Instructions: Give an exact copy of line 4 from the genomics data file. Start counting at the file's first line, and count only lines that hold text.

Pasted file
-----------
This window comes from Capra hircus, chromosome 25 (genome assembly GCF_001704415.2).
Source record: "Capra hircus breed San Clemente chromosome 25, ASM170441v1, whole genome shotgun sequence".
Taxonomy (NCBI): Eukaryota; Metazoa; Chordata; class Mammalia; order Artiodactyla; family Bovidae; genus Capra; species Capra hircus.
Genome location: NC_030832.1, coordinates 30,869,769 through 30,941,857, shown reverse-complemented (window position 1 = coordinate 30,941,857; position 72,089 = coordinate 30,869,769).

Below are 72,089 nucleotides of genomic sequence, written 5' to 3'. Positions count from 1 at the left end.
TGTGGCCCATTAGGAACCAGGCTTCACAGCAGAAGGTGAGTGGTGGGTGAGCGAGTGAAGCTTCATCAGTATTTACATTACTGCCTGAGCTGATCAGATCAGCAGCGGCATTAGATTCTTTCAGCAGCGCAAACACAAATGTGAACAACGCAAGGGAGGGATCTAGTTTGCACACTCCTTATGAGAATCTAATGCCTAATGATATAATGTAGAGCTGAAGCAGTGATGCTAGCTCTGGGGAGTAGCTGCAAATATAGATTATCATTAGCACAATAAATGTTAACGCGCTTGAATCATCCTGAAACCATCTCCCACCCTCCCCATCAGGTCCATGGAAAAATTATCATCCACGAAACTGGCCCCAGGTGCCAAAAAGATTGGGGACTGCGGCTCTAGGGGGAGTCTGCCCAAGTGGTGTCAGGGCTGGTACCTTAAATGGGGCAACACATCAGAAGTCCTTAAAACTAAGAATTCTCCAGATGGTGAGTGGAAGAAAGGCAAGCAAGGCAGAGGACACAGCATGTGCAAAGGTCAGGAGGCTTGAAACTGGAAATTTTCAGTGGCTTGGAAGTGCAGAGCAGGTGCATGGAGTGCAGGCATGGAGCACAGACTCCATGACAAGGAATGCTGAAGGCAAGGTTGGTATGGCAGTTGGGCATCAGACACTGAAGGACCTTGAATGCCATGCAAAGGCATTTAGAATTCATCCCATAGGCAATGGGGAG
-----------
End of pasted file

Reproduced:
Genome location: NC_030832.1, coordinates 30,869,769 through 30,941,857, shown reverse-complemented (window position 1 = coordinate 30,941,857; position 72,089 = coordinate 30,869,769).